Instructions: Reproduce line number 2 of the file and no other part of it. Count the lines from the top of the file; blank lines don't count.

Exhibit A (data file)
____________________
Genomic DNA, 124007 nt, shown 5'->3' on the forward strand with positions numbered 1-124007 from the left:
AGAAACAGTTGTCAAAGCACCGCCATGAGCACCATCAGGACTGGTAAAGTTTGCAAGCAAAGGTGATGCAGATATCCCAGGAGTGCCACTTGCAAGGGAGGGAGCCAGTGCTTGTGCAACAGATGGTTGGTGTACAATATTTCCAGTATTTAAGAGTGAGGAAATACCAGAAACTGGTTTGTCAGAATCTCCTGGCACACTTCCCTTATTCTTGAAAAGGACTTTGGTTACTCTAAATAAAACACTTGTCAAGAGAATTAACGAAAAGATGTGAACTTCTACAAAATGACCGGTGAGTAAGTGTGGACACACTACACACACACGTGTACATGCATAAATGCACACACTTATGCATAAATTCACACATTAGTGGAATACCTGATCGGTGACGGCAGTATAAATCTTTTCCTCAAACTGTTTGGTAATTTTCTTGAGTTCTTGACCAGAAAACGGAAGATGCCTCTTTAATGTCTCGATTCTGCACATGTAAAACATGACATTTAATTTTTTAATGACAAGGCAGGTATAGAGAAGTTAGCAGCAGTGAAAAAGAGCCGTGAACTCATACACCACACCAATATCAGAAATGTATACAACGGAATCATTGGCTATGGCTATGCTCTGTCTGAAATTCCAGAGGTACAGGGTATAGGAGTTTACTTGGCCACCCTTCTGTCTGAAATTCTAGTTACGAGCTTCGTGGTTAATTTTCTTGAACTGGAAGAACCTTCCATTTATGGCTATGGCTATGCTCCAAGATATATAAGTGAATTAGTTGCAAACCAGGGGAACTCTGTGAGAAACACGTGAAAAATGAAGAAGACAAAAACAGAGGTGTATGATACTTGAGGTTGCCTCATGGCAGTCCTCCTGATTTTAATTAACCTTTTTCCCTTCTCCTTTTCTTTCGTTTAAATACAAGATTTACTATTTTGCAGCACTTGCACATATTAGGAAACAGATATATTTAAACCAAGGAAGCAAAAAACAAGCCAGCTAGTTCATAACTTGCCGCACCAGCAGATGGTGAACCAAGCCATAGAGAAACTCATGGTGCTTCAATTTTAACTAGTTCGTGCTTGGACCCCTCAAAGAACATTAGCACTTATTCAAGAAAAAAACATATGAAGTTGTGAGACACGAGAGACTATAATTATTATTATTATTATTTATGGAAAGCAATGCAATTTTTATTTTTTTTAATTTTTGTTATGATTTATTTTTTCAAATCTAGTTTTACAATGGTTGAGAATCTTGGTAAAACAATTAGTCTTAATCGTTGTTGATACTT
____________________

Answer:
AGAAACAGTTGTCAAAGCACCGCCATGAGCACCATCAGGACTGGTAAAGTTTGCAAGCAAAGGTGATGCAGATATCCCAGGAGTGCCACTTGCAAGGGAGGGAGCCAGTGCTTGTGCAACAGATGGTTGGTGTACAATATTTCCAGTATTTAAGAGTGAGGAAATACCAGAAACTGGTTTGTCAGAATCTCCTGGCACACTTCCCTTATTCTTGAAAAGGACTTTGGTTACTCTAAATAAAACACTTGTCAAGAGAATTAACGAAAAGATGTGAACTTCTACAAAATGACCGGTGAGTAAGTGTGGACACACTACACACACACGTGTACATGCATAAATGCACACACTTATGCATAAATTCACACATTAGTGGAATACCTGATCGGTGACGGCAGTATAAATCTTTTCCTCAAACTGTTTGGTAATTTTCTTGAGTTCTTGACCAGAAAACGGAAGATGCCTCTTTAATGTCTCGATTCTGCACATGTAAAACATGACATTTAATTTTTTAATGACAAGGCAGGTATAGAGAAGTTAGCAGCAGTGAAAAAGAGCCGTGAACTCATACACCACACCAATATCAGAAATGTATACAACGGAATCATTGGCTATGGCTATGCTCTGTCTGAAATTCCAGAGGTACAGGGTATAGGAGTTTACTTGGCCACCCTTCTGTCTGAAATTCTAGTTACGAGCTTCGTGGTTAATTTTCTTGAACTGGAAGAACCTTCCATTTATGGCTATGGCTATGCTCCAAGATATATAAGTGAATTAGTTGCAAACCAGGGGAACTCTGTGAGAAACACGTGAAAAATGAAGAAGACAAAAACAGAGGTGTATGATACTTGAGGTTGCCTCATGGCAGTCCTCCTGATTTTAATTAACCTTTTTCCCTTCTCCTTTTCTTTCGTTTAAATACAAGATTTACTATTTTGCAGCACTTGCACATATTAGGAAACAGATATATTTAAACCAAGGAAGCAAAAAACAAGCCAGCTAGTTCATAACTTGCCGCACCAGCAGATGGTGAACCAAGCCATAGAGAAACTCATGGTGCTTCAATTTTAACTAGTTCGTGCTTGGACCCCTCAAAGAACATTAGCACTTATTCAAGAAAAAAACATATGAAGTTGTGAGACACGAGAGACTATAATTATTATTATTATTATTTATGGAAAGCAATGCAATTTTTATTTTTTTTAATTTTTGTTATGATTTATTTTTTCAAATCTAGTTTTACAATGGTTGAGAATCTTGGTAAAACAATTAGTCTTAATCGTTGTTGATACTT